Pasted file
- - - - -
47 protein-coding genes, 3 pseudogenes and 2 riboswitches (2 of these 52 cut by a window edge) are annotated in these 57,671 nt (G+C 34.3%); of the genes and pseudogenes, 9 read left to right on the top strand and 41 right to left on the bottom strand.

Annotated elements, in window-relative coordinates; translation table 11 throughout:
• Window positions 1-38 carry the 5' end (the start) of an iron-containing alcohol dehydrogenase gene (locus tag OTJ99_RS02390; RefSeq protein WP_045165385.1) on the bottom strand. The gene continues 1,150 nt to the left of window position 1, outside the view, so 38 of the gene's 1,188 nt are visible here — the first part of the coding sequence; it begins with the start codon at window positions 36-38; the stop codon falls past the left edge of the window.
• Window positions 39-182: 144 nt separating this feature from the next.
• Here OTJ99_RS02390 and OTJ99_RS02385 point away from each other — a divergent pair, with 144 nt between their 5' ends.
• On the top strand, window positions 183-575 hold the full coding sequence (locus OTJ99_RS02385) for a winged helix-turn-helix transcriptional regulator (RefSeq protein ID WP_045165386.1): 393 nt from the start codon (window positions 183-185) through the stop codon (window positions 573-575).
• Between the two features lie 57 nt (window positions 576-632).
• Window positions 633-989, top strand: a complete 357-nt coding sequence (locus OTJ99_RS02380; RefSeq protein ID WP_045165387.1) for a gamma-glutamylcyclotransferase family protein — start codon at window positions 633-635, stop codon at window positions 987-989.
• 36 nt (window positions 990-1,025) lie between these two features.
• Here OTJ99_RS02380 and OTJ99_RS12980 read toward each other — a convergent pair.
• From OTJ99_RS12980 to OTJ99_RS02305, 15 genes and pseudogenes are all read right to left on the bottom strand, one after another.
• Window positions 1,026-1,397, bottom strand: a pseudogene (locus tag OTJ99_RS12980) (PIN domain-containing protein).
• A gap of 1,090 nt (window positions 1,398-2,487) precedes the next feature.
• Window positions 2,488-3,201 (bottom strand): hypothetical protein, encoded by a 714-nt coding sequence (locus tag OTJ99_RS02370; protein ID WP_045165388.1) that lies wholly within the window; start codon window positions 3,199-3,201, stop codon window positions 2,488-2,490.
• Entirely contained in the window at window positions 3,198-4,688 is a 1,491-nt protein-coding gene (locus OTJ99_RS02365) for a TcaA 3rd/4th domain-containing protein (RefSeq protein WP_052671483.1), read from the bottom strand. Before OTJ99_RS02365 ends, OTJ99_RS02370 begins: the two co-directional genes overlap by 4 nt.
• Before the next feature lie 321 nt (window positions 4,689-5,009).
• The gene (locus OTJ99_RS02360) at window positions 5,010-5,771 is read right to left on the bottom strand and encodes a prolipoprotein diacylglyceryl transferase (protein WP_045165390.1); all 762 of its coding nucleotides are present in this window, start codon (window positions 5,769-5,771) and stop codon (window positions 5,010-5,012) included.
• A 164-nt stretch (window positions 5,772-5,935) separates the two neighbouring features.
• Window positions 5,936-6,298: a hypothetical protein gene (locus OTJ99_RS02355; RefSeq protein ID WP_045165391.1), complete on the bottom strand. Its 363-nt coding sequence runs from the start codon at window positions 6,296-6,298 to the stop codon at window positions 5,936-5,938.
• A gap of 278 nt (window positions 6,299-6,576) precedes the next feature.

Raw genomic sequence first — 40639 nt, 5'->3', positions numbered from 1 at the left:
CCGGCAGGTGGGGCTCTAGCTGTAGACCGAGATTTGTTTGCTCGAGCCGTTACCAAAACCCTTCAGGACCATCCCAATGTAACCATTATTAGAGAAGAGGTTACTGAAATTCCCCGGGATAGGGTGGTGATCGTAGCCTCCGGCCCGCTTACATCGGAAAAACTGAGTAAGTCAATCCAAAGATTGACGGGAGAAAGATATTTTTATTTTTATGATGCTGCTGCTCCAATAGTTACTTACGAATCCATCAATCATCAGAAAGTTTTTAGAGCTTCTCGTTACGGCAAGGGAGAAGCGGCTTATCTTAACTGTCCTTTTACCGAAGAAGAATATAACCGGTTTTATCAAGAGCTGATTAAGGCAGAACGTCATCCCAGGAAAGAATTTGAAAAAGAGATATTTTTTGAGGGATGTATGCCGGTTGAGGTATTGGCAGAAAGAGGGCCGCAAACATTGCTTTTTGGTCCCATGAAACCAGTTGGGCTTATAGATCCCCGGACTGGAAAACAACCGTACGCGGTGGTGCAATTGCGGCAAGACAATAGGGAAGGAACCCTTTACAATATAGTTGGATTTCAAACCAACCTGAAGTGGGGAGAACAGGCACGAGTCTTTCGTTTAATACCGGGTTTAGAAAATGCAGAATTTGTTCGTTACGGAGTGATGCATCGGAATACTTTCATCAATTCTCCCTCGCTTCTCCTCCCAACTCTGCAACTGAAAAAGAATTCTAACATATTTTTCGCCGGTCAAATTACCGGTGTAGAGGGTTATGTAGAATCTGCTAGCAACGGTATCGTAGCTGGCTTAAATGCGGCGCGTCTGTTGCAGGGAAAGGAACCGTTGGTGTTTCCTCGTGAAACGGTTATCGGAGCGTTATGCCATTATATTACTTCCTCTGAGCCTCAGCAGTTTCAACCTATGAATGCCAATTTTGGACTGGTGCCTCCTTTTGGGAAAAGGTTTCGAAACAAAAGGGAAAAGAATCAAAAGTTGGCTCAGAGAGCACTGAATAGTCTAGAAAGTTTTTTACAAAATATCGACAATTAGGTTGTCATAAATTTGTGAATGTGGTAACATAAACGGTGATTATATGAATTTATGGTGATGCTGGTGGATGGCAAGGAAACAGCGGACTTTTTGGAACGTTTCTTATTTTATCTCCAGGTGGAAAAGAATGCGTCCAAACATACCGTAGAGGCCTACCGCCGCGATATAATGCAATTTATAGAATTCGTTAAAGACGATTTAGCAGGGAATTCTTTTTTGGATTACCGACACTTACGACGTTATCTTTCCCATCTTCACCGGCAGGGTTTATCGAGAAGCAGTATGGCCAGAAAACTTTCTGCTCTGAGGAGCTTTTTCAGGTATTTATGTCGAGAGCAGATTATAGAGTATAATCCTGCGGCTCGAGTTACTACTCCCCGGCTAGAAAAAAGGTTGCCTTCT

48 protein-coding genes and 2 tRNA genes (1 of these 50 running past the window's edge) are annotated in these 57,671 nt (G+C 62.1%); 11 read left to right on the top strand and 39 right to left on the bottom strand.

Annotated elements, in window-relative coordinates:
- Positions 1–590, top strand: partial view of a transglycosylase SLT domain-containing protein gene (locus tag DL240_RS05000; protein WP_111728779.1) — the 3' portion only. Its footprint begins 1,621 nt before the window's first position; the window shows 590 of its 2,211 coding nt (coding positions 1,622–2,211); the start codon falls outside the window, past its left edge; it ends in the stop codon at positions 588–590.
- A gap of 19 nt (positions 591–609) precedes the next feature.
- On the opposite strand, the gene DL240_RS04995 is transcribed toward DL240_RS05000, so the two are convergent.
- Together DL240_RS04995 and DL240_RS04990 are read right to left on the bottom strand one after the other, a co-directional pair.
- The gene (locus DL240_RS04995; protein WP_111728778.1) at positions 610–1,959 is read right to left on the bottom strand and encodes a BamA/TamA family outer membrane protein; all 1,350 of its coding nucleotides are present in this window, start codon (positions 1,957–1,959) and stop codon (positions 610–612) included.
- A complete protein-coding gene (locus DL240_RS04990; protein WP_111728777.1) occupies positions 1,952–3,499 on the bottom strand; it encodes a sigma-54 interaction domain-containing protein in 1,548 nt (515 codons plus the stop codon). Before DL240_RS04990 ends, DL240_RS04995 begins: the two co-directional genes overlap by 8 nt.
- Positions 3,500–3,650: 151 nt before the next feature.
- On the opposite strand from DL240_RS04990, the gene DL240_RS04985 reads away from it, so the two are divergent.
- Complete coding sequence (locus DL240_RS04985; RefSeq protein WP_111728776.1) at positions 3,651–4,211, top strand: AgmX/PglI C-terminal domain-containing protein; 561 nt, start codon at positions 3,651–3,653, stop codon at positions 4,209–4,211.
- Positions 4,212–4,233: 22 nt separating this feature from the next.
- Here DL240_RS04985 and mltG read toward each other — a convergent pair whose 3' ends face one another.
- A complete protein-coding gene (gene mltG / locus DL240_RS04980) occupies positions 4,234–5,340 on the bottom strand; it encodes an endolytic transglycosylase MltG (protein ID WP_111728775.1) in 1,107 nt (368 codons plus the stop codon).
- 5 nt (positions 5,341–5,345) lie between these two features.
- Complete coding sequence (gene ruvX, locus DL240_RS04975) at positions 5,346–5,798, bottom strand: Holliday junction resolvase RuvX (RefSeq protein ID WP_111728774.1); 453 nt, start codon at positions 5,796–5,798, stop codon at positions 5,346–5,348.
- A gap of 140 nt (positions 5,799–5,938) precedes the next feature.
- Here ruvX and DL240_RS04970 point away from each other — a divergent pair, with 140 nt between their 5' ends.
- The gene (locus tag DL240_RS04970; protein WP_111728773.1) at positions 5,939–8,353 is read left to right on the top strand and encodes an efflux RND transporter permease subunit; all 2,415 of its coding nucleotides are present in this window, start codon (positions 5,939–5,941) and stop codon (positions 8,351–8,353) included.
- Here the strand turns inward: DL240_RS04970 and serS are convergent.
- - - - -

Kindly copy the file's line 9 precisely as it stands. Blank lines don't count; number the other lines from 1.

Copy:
• 36 nt (window positions 990-1,025) lie between these two features.